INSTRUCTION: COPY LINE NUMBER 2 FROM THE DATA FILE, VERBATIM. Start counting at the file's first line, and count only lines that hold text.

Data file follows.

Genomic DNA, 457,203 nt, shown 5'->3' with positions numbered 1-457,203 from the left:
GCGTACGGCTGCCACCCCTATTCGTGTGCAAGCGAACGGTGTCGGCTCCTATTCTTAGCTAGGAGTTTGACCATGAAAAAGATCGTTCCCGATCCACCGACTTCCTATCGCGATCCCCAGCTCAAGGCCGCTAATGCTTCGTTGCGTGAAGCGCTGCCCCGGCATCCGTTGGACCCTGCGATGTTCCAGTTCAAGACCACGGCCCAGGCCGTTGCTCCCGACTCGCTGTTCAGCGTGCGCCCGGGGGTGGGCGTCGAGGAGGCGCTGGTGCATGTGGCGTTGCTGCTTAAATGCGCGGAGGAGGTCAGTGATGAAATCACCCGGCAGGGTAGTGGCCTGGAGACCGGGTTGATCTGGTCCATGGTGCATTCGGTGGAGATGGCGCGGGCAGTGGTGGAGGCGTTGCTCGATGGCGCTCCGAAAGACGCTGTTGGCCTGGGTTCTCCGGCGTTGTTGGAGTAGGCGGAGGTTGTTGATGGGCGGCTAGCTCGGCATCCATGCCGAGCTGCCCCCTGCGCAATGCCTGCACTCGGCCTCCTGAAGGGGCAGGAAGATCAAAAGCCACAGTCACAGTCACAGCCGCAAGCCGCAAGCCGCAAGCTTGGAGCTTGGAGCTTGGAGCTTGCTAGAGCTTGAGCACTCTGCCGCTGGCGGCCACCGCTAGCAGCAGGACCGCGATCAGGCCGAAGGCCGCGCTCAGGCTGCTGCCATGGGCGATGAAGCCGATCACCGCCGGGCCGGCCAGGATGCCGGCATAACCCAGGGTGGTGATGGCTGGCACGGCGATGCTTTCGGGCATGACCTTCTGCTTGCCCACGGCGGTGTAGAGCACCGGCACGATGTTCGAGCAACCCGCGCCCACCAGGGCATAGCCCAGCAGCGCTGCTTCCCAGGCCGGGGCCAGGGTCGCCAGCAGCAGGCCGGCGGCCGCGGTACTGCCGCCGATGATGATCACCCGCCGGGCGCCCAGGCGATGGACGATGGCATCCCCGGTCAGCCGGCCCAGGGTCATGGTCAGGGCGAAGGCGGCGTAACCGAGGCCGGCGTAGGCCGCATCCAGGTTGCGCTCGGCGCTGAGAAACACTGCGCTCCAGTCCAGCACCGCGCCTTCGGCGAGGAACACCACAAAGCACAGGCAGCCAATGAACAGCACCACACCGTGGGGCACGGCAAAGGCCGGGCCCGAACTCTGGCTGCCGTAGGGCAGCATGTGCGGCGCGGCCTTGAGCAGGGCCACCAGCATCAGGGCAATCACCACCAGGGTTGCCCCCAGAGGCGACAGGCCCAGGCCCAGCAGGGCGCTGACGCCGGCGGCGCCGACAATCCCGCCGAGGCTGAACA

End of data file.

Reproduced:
GCGTACGGCTGCCACCCCTATTCGTGTGCAAGCGAACGGTGTCGGCTCCTATTCTTAGCTAGGAGTTTGACCATGAAAAAGATCGTTCCCGATCCACCGACTTCCTATCGCGATCCCCAGCTCAAGGCCGCTAATGCTTCGTTGCGTGAAGCGCTGCCCCGGCATCCGTTGGACCCTGCGATGTTCCAGTTCAAGACCACGGCCCAGGCCGTTGCTCCCGACTCGCTGTTCAGCGTGCGCCCGGGGGTGGGCGTCGAGGAGGCGCTGGTGCATGTGGCGTTGCTGCTTAAATGCGCGGAGGAGGTCAGTGATGAAATCACCCGGCAGGGTAGTGGCCTGGAGACCGGGTTGATCTGGTCCATGGTGCATTCGGTGGAGATGGCGCGGGCAGTGGTGGAGGCGTTGCTCGATGGCGCTCCGAAAGACGCTGTTGGCCTGGGTTCTCCGGCGTTGTTGGAGTAGGCGGAGGTTGTTGATGGGCGGCTAGCTCGGCATCCATGCCGAGCTGCCCCCTGCGCAATGCCTGCACTCGGCCTCCTGAAGGGGCAGGAAGATCAAAAGCCACAGTCACAGTCACAGCCGCAAGCCGCAAGCCGCAAGCTTGGAGCTTGGAGCTTGGAGCTTGCTAGAGCTTGAGCACTCTGCCGCTGGCGGCCACCGCTAGCAGCAGGACCGCGATCAGGCCGAAGGCCGCGCTCAGGCTGCTGCCATGGGCGATGAAGCCGATCACCGCCGGGCCGGCCAGGATGCCGGCATAACCCAGGGTGGTGATGGCTGGCACGGCGATGCTTTCGGGCATGACCTTCTGCTTGCCCACGGCGGTGTAGAGCACCGGCACGATGTTCGAGCAACCCGCGCCCACCAGGGCATAGCCCAGCAGCGCTGCTTCCCAGGCCGGGGCCAGGGTCGCCAGCAGCAGGCCGGCGGCCGCGGTACTGCCGCCGATGATGATCACCCGCCGGGCGCCCAGGCGATGGACGATGGCATCCCCGGTCAGCCGGCCCAGGGTCATGGTCAGGGCGAAGGCGGCGTAACCGAGGCCGGCGTAGGCCGCATCCAGGTTGCGCTCGGCGCTGAGAAACACTGCGCTCCAGTCCAGCACCGCGCCTTCGGCGAGGAACACCACAAAGCACAGGCAGCCAATGAACAGCACCACACCGTGGGGCACGGCAAAGGCCGGGCCCGAACTCTGGCTGCCGTAGGGCAGCATGTGCGGCGCGGCCTTGAGCAGGGCCACCAGCATCAGGGCAATCACCACCAGGGTTGCCCCCAGAGGCGACAGGCCCAGGCCCAGCAGGGCGCTGACGCCGGCGGCGCCGACAATCCCGCCGAGGCTGAACA